Let's protect our most vulnerable passengers
Year in and year out, the National Highway Traffic Safety Administration (NHTSA) dedicates itself to ensuring the safety of the American public on our nation’s highways. Nowhere is that commitment stronger than in our high-priority efforts to ensure the safety of children.
And Child Passenger Safety Week is an opportunity to recognize –and advance – that effort.
Like most colleges across the nation in early September, the U.S. Merchant Marine Academy in Kings Point, NY, has seen a burst of activity in the past couple of weeks. And although I'm sure many Academy fans would rather hear about the Mariners' 27-20 win over the U.S. Coast Guard Academy Bears in last weekend's football matchup, I'll lead off with a few words about Acceptance Day.
Yesterday was a terrible day for our community. Our colleagues at the Navy Yard experienced an incomprehensible act of violence that resulted in loss of life and disruption of everyday life for so many.
Our hearts go out to the families of those who died in this senseless tragedy and the victims who are recuperating from their injuries. Our thoughts and prayers are also with the many people traumatized by this long and frightening ordeal.
We are very appreciative of the bravery shown by the many first responders, who acted so selflessly to protect the people who live and work in the area. Our thanks cannot meet the measure of their courage and willingness to sacrifice for the safety of others.
DOT Headquarters with flags at half-mast; photo courtesy Arthur Dexter.
We are further grateful for the help provided by DOT employees yesterday to our Navy Yard colleagues.
I'm also very grateful that no one at DOT Headquarters was hurt, and I'm proud of the professionalism that everyone at DOT showed by remaining calm and patient throughout the day.
We at DOT share with our Navy Yard colleagues a commitment to public service. Today, we will do our best to return to that commitment.
Oklahoma City is enjoying a renaissance that began when our residents chose to invest in the quality of life of our community. Over the past two decades, the people of Oklahoma City have voted to invest hundreds of millions of dollars in cultural amenities, schools and infrastructure designed to revitalize our community and make it a destination of choice for young, creative professionals and the jobs they attract.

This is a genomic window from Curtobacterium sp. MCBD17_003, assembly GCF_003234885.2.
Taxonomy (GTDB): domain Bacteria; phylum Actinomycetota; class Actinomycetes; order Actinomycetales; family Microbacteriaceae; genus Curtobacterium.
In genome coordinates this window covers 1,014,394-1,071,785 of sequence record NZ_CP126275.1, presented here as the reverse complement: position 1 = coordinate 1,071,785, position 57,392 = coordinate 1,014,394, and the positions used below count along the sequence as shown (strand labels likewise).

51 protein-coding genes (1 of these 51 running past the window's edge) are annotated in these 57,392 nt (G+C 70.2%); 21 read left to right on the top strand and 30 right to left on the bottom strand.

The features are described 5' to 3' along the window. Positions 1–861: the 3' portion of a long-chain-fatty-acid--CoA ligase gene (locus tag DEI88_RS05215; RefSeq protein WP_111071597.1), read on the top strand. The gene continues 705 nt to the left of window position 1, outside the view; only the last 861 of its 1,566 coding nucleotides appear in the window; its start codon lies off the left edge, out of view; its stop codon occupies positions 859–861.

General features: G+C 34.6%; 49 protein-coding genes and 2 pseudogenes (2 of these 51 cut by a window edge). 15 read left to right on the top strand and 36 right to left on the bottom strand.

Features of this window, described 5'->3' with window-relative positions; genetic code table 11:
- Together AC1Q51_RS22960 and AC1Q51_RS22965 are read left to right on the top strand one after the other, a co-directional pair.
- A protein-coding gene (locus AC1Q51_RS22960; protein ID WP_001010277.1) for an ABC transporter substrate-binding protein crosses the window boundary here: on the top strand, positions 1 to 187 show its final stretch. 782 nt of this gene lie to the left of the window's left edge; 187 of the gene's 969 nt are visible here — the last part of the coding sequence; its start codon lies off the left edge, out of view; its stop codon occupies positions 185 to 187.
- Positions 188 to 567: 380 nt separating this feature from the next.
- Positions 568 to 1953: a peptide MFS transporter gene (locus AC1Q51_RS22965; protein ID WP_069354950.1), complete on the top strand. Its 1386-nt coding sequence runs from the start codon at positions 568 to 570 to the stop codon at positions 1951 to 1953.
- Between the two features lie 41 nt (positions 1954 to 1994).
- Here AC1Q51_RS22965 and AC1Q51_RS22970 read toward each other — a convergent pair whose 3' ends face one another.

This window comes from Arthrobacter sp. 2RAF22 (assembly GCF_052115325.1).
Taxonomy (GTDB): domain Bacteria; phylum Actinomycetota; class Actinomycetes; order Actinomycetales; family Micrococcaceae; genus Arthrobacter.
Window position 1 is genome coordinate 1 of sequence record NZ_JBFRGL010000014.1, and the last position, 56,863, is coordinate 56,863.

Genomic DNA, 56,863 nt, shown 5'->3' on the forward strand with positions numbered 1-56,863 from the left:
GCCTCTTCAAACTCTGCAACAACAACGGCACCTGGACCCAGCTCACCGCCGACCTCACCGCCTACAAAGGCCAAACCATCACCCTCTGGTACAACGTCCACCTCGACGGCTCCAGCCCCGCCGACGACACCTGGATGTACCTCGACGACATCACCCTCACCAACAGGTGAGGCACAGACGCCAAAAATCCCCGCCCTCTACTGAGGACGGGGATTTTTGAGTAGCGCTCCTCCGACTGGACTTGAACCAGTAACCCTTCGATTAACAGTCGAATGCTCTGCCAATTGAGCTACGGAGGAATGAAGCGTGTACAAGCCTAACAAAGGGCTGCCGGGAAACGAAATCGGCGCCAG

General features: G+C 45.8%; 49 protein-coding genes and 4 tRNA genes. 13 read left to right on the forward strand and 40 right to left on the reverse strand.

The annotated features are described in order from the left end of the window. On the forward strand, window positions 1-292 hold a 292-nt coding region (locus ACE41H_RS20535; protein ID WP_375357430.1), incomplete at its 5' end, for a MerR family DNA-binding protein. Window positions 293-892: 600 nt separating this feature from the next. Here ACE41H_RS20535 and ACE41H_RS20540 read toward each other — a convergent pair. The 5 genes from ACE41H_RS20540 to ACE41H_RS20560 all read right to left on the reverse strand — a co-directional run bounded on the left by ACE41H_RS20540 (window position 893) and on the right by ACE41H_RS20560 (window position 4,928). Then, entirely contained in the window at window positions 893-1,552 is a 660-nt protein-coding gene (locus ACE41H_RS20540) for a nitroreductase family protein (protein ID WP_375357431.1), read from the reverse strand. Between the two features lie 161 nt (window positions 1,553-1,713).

These highly educated, highly mobile young people value communities with rich cultural, sports and entertainment offerings , a walkable urban environment, and access to public transportation.
In regard to Oklahoma City’s vision for public transportation, the $13.6 million TIGER grant from the Department of Transportation is a game changer. It’s an opportunity to accelerate our efforts to develop a comprehensive regional transit system that meets the expectations of our residents and the needs of a 21st Century City.
We began this process in 2005 with the creation of a Fixed Guideways Study, which laid out a blueprint for a 21st Century transit system that includes buses, bus rapid transit and rail-based transit. In 2009, the residents passed a penny sales tax with an expectation that, among other projects, we would build a streetcar system.
Each day at the Maritime Administration we work tirelessly to achieve our mission to foster, promote, and develop the merchant maritime industry of the United States. Ensuring that our maritime industry continues to thrive is an economic and national security imperative.